Not so fast. What really happened with FDA’s clearance of the Apple Watch ECG

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Not so fast. What really happened with FDA’s clearance of the Apple Watch ECG

There’s lots of noise about the very rapid de novo clearances for Apple’s “Irregular Rhythm Notification Feature” (DEN 180042) and ECG App (DEN180044) for the Apple Watch.

FDA cleared both applications on the same day, just a month after filing. How could this lightning quick review and clearance be so?

Also, for mobile Apps, FDA guidance stipulates the agency evaluates the software but not the hardware platform. But the latest Apple software relies on hardware sensors in the Apple watch. So surely more was done than a software validation?

The answer to both questions is in clear sight on the FDA website. Take a look at the reclassification orders on the FDA de novo database. You can read them in full here and here (PDF downloads).

The clearance memos show the primary special control for these devices is “Clinical performance testing under anticipated conditions of use”. The ECG requirement goes further, specifying clinical data demonstrating adequate sensitivity and specificity/positive predictive value. These Special controls now apply to future 510(k) applications for these kinds of devices. But more importantly, they will have applied for Apple’s de novo 510(k) submissions.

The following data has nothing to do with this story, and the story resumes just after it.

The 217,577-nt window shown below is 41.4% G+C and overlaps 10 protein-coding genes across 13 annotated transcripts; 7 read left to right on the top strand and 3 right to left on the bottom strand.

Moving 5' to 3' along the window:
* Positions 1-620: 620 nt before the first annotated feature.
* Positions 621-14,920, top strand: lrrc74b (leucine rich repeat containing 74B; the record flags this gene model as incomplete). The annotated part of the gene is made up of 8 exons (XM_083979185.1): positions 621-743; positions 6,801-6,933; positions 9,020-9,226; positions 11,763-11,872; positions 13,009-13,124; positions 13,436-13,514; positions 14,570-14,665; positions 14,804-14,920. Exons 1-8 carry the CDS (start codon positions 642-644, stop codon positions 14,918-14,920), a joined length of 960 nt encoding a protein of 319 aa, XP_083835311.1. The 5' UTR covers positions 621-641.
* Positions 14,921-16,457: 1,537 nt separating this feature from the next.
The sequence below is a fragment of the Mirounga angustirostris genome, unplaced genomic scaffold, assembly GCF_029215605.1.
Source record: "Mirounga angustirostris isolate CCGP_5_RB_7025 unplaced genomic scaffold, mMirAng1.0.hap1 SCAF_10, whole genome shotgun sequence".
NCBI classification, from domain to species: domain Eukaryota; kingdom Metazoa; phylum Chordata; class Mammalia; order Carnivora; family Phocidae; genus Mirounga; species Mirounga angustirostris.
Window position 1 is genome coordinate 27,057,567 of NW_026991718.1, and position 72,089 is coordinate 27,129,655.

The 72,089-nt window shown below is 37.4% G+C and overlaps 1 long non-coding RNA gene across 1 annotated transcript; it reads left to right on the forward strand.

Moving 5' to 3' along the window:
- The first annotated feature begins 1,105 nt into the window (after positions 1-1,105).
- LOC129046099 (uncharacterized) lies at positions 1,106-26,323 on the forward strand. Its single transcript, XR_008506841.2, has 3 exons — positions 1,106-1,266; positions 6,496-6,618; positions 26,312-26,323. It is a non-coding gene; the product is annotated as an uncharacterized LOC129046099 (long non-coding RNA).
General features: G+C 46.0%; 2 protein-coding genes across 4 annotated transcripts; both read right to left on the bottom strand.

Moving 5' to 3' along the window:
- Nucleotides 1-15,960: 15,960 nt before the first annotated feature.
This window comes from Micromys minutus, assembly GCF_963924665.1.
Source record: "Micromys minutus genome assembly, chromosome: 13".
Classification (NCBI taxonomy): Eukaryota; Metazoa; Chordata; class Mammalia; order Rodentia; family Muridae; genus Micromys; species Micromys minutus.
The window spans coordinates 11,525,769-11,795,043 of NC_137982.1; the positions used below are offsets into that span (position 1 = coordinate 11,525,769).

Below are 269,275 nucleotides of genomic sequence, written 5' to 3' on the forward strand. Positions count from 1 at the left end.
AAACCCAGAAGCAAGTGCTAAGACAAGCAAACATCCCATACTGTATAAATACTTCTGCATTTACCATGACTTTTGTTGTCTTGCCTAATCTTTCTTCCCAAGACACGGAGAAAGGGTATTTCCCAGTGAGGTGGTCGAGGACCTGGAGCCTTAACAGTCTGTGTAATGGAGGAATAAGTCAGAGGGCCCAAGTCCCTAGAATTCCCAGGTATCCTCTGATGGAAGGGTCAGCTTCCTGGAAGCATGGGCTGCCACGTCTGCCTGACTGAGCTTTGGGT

Plus, there are requirements around hardware compatibility, human factors, and yes – software validation.

And what about the timing – given that clinical trials were involved, surely this needed more than a month of review? This is less suspicious than it may first seem. Anyone contemplating a de novo really needs to talk to FDA about their expectations for data and to confirm that de novo is actually required. It’s pretty much clear that’s what Apple did.

And those presub conversations can go around several loops. (Been there, got the “FDA and Artificial Intelligence T-shirt”). FDA is increasingly using presub processes to work with applicants to agree on testing plans and protocols and do preliminary reviews of actual data. And then right at the end, FDA can process the final formal submission rapidly based on often more than a year of substantive technical conversations.

So, in summary, Apple clearly had to do a lot of work on the software validation, hardware compatibility and also brought Clinical Data. These “quick” approvals were almost certainly the last exchange in a long and detailed conversation.

Another overnight success that was years in the making…

Related Link: Regulation of Medical Software. Click here for a detailed discussion of de novo processes and the commercial implications of regulatory pathways for medical device software.


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